“You need to have a supermajority in the House and the Senate and the governor has to sign it,” Alexander Holmes, a Regent’s Professor of Economics at the University of Oklahoma, said. “I’m still betting that if you reduce the taxes, you can never make them go up again.”

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StateImpact Oklahoma
2:25 pm
Tue February 4, 2014

Wind Energy Construction Boom Fueled By Threat Of Expiring Federal Tax Credit

Windmills near Weatherford, Okla.
Credit Wesley Fryer / Flickr Creative Commons

The looming Dec. 31 expiration of the federal production tax credit for renewable energy helped drive a last-minute rush to start construction on wind energy projects around the country and in Oklahoma.

Developers had to start construction by 2013 to qualify, The Oklahoman‘s Paul Monies reports, “but the wind industry fears another bust if the credit isn’t renewed.”

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StateImpact Oklahoma
1:11 pm
Tue February 4, 2014

Propane Crisis Prompts Oklahoma Dems To Ask Fallin For Relief From Rainy Day Fund

Credit zen / Flickr Creative Commons

For the 400,000 or so Oklahomans who rely on propane for home heating and food preparation, it’s been a rough few weeks.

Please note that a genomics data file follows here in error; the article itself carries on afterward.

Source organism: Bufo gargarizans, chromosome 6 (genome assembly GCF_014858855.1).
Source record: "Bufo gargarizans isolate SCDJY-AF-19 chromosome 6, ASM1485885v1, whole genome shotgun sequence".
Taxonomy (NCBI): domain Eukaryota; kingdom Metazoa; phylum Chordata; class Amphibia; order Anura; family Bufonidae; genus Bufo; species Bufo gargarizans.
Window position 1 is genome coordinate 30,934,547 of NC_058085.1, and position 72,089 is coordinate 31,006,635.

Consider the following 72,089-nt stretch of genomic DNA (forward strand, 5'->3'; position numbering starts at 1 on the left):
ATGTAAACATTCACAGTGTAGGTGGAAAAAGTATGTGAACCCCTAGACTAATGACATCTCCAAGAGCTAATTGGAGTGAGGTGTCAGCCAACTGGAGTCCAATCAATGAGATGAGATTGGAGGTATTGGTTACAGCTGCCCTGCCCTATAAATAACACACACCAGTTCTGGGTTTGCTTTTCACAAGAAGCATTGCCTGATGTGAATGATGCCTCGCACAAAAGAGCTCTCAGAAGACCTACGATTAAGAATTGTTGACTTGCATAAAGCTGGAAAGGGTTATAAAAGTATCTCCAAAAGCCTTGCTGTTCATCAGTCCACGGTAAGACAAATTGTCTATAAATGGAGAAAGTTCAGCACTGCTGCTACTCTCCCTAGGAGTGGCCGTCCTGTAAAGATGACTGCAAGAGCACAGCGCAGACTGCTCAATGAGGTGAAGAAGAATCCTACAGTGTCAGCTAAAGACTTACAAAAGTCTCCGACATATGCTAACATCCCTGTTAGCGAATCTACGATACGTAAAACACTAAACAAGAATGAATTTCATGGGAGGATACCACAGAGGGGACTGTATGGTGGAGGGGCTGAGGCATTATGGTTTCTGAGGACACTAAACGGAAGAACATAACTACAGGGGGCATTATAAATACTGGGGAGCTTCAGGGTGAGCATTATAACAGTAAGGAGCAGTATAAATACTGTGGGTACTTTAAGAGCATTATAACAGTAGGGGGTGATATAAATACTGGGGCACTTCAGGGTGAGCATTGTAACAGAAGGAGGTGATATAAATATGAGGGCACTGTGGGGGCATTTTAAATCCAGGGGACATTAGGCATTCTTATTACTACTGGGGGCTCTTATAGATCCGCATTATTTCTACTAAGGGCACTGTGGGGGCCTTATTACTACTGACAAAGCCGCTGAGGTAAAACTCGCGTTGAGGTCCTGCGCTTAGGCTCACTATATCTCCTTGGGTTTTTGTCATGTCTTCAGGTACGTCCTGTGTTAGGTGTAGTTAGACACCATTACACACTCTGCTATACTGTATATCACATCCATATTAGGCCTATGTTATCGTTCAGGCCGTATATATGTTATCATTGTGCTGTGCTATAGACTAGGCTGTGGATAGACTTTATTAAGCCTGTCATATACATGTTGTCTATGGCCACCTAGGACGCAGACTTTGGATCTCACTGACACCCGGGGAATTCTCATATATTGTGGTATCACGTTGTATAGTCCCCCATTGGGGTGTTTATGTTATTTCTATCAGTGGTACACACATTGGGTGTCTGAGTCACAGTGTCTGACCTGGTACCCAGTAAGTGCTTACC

Propane prices are skyrocketing — from a nationwide average of $2.76 in late December to more than $4 as of Friday, January 31.

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Energy
6:53 am
Sun February 2, 2014

Oil Train Derailments Spur Calls For Safety Measures

Originally published on Mon February 3, 2014 1:24 pm

Transcript

RACHEL MARTIN, HOST:

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Energy
4:17 pm
Sat February 1, 2014

How The U.S. Oil Boom Is Changing The Industry's Landscape

Originally published on Mon February 3, 2014 9:02 am

Transcript

ARUN RATH, HOST:

It's ALL THINGS CONSIDERED from NPR West. I'm Arun Rath.

There is an oil rush in North Dakota right now. That state is pumping out 10 times the crude oil it did just 10 years ago. Fortunes are being made and once-sleepy towns are now bursting at the seams. This week, NPR is exploring how this oil-drilling boom is changing North Dakota.

NPR's Jeff Brady is one of the reporters working on the series, and he joins me. Jeff, why is this rush for oil happening in North Dakota?

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Energy
2:25 pm
Sat February 1, 2014

'A Global Bathtub': Rethinking The U.S. Oil Export Ban

A pipeline carries oil at the federal Strategic Petroleum Reserve facility near Beaumont, Texas. U.S. oil companies are urging an end to a 1970s-era ban on oil exports.
Joe Raedle Getty Images

Originally published on Mon February 3, 2014 9:00 am

When oil supplies ran short and gasoline prices spiked four decades ago, angry drivers demanded relief. Congress responded in 1975 by banning most exports of U.S. crude oil.

Today, domestic oil production is booming, prompting U.S. energy companies to call for a resumption of exporting. Many economists agree.

But would that bring back the bad old days of shortages? Would you end up paying more at the pump?